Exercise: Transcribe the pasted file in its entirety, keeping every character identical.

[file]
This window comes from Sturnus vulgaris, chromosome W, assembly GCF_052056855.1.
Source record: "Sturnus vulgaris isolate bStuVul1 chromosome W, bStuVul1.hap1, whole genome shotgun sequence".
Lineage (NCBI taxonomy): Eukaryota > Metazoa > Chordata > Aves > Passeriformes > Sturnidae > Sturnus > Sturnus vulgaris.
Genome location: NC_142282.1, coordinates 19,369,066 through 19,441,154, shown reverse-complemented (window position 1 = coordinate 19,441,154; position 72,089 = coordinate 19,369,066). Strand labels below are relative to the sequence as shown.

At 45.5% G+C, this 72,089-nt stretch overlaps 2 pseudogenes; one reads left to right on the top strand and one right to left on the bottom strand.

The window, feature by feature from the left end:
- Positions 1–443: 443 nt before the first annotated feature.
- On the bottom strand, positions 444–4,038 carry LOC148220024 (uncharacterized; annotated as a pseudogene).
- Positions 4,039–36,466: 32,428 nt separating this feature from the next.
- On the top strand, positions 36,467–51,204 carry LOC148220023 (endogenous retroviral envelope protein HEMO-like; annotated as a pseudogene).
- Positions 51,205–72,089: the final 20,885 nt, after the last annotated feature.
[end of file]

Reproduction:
This window comes from Sturnus vulgaris, chromosome W, assembly GCF_052056855.1.
Source record: "Sturnus vulgaris isolate bStuVul1 chromosome W, bStuVul1.hap1, whole genome shotgun sequence".
Lineage (NCBI taxonomy): Eukaryota > Metazoa > Chordata > Aves > Passeriformes > Sturnidae > Sturnus > Sturnus vulgaris.
Genome location: NC_142282.1, coordinates 19,369,066 through 19,441,154, shown reverse-complemented (window position 1 = coordinate 19,441,154; position 72,089 = coordinate 19,369,066). Strand labels below are relative to the sequence as shown.

At 45.5% G+C, this 72,089-nt stretch overlaps 2 pseudogenes; one reads left to right on the top strand and one right to left on the bottom strand.

The window, feature by feature from the left end:
- Positions 1–443: 443 nt before the first annotated feature.
- On the bottom strand, positions 444–4,038 carry LOC148220024 (uncharacterized; annotated as a pseudogene).
- Positions 4,039–36,466: 32,428 nt separating this feature from the next.
- On the top strand, positions 36,467–51,204 carry LOC148220023 (endogenous retroviral envelope protein HEMO-like; annotated as a pseudogene).
- Positions 51,205–72,089: the final 20,885 nt, after the last annotated feature.